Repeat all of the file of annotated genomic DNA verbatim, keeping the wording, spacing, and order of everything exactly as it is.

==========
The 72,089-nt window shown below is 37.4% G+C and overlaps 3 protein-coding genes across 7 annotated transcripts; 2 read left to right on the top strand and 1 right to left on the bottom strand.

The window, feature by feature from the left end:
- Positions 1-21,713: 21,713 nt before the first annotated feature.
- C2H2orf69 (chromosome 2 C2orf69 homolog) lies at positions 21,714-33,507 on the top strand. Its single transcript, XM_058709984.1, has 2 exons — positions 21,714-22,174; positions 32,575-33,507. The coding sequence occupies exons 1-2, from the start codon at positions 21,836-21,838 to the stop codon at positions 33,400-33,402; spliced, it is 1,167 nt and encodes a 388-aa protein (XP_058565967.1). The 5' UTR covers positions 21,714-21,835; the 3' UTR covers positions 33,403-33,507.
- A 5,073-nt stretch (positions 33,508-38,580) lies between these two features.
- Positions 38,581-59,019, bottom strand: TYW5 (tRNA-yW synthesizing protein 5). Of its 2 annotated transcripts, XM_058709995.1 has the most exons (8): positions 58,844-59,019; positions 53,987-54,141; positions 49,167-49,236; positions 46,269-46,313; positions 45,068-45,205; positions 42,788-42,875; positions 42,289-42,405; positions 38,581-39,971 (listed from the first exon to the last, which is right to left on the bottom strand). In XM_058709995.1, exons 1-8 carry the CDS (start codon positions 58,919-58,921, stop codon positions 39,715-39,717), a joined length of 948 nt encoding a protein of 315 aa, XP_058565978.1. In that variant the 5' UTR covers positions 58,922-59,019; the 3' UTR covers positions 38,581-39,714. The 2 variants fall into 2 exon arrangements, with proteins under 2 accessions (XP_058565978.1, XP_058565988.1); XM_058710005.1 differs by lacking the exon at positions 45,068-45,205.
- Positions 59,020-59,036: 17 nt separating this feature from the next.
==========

The 72,089-nt window shown below is 37.4% G+C and overlaps 3 protein-coding genes across 7 annotated transcripts; 2 read left to right on the top strand and 1 right to left on the bottom strand.

The window, feature by feature from the left end:
- Positions 1-21,713: 21,713 nt before the first annotated feature.
- C2H2orf69 (chromosome 2 C2orf69 homolog) lies at positions 21,714-33,507 on the top strand. Its single transcript, XM_058709984.1, has 2 exons — positions 21,714-22,174; positions 32,575-33,507. The coding sequence occupies exons 1-2, from the start codon at positions 21,836-21,838 to the stop codon at positions 33,400-33,402; spliced, it is 1,167 nt and encodes a 388-aa protein (XP_058565967.1). The 5' UTR covers positions 21,714-21,835; the 3' UTR covers positions 33,403-33,507.
- A 5,073-nt stretch (positions 33,508-38,580) lies between these two features.
- Positions 38,581-59,019, bottom strand: TYW5 (tRNA-yW synthesizing protein 5). Of its 2 annotated transcripts, XM_058709995.1 has the most exons (8): positions 58,844-59,019; positions 53,987-54,141; positions 49,167-49,236; positions 46,269-46,313; positions 45,068-45,205; positions 42,788-42,875; positions 42,289-42,405; positions 38,581-39,971 (listed from the first exon to the last, which is right to left on the bottom strand). In XM_058709995.1, exons 1-8 carry the CDS (start codon positions 58,919-58,921, stop codon positions 39,715-39,717), a joined length of 948 nt encoding a protein of 315 aa, XP_058565978.1. In that variant the 5' UTR covers positions 58,922-59,019; the 3' UTR covers positions 38,581-39,714. The 2 variants fall into 2 exon arrangements, with proteins under 2 accessions (XP_058565978.1, XP_058565988.1); XM_058710005.1 differs by lacking the exon at positions 45,068-45,205.
- Positions 59,020-59,036: 17 nt separating this feature from the next.